• agosto 2017
      Fuente: Organisation for Economic Co-operation and Development
      Subido por: Knoema
      Acceso el: 21 agosto, 2017
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      This table contains data on the average duration of unemployment by sex and standardised age groups (15-19, 15-24, 20-24, 25-54, 55+, total). Data are expressed in months.
    • noviembre 2016
      Fuente: Eurostat
      Subido por: Knoema
      Acceso el: 30 noviembre, 2016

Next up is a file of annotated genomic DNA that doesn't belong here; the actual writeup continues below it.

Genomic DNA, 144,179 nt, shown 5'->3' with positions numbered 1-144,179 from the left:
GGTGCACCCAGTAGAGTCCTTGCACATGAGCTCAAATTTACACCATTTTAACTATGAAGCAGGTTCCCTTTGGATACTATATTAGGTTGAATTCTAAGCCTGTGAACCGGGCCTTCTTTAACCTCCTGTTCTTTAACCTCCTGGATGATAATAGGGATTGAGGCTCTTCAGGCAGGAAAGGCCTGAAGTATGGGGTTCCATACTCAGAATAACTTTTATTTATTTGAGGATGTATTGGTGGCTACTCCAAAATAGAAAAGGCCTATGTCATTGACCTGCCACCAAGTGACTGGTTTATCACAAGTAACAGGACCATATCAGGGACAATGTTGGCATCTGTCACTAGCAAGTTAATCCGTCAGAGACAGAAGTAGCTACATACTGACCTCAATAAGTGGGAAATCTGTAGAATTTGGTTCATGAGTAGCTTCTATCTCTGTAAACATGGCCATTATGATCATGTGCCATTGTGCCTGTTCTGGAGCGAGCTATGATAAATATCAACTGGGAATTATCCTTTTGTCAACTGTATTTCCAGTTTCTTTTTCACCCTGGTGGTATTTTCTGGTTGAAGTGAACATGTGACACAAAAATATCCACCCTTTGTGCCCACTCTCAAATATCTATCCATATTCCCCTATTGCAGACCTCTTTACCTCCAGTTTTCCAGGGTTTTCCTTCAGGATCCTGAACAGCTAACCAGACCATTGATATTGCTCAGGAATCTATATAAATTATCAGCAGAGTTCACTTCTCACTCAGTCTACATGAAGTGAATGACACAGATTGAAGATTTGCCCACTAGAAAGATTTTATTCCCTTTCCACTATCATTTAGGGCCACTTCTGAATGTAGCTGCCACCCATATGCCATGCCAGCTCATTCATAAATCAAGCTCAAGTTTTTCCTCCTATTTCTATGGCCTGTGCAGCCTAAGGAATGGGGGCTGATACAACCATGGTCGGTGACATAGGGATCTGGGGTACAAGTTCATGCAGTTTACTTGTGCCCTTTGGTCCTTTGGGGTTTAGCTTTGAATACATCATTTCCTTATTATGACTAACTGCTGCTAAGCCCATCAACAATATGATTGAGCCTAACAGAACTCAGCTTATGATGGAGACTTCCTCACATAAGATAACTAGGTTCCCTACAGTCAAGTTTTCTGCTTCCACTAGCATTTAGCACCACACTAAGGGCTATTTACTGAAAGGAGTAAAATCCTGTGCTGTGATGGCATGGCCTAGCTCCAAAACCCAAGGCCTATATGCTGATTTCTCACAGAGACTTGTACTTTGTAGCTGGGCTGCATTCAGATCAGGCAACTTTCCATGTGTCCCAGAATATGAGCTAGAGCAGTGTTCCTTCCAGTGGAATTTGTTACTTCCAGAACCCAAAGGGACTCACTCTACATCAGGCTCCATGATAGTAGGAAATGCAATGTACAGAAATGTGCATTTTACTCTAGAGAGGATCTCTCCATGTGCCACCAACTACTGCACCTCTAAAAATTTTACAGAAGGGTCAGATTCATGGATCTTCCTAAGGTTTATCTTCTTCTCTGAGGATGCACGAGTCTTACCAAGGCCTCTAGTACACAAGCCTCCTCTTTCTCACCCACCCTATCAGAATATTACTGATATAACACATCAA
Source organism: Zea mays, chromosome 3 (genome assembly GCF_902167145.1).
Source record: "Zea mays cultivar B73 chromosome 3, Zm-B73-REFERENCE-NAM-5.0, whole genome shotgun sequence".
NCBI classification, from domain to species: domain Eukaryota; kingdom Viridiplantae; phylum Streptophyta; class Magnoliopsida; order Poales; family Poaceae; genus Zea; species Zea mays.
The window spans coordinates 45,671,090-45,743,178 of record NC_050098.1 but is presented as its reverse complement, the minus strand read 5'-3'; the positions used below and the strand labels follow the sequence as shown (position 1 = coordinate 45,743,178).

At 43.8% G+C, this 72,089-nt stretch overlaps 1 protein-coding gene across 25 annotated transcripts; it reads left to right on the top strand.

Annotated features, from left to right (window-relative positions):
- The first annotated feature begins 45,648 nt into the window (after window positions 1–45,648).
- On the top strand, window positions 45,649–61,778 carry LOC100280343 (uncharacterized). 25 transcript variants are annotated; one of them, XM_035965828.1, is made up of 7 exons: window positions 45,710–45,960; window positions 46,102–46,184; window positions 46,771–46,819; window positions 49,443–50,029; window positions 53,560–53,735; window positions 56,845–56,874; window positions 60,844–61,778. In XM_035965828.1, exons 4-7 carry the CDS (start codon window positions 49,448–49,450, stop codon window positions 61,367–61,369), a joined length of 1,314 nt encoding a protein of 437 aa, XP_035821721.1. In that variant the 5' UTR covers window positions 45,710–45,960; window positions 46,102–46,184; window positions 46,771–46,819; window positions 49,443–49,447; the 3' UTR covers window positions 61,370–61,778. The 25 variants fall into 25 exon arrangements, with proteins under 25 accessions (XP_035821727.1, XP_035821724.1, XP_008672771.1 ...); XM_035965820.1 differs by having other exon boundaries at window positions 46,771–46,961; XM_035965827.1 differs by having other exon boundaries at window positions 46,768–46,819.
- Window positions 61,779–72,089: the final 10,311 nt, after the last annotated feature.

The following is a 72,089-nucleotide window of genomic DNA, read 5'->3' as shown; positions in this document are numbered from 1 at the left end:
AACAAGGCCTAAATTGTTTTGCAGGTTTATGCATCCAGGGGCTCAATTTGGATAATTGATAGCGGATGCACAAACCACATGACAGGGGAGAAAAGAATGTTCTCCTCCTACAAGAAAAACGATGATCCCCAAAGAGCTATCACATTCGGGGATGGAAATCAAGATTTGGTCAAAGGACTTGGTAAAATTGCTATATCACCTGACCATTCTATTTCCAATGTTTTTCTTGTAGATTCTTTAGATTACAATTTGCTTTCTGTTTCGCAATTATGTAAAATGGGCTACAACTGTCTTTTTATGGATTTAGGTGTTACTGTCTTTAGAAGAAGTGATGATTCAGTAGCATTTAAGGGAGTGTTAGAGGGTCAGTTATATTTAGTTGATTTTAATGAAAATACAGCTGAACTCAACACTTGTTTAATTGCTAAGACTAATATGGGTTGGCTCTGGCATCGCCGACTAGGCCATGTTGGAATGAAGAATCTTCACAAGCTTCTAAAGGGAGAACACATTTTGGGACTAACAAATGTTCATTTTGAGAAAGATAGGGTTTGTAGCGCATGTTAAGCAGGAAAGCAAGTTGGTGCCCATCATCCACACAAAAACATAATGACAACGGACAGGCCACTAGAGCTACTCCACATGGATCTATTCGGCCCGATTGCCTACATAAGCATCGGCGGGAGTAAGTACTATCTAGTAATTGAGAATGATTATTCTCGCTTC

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      Intellectual property refers broadly to the creations of the human mind. Intellectual property rights protect the interests of creators by giving them property rights over their creations. Trademark and Designs constitute means by which creators seek protection for their industrial property. Trademark and Designs reflect the non-technological innovation in every sector of economic life, including services. In this context, indicators based on Trademark and Design data can provide a link between innovation and the market. Trade marks such as words or figurative marks are an essential part of the “identity” of goods and services. They help deliver brand recognition, in logos for example, and play an important role in marketing and communication. It is possible to register a variety of trademarks including words, other graphical representations, and even sounds. Rights owners have a choice of obtaining protection on a country-by-country basis, or using international systems. A design is the outward appearance of a product or part of it, resulting from the lines, contours, colours, shape, texture, materials and/or its ornamentation. The design or shape of a product can be synonymous with the branding and image of a company and can become an asset with increasing monetary value. This domain provides users with data concerning Community Trademarks and Designs. Community Trademarks and Design refer to trade mark and design protections throughout the European Union, which covers 28 countries. The Office for Harmonization in the Internal Market (OHIM) is the official office of the European Union for the registration of Community Trademarks and Designs. A Community trade mark is an exclusive right that protects distinctive signs, valid across the EU, registered directly with OHIM in Alicante in accordance with the conditions specified in the CTM Regulations (Source: OHIM). A registered Community design (RCD) is an exclusive right that covers the outward appearance of a product or part of it. The fact that the right is registered confers on the design great certainty should infringement occur. An RCD initially has a life of five years from the filing date and can be renewed in blocks of five years up to a maximum of 25 years. Applicants may market a design for up to 12 months before filing for an RCD without destroying its novelty (Source: OHIM).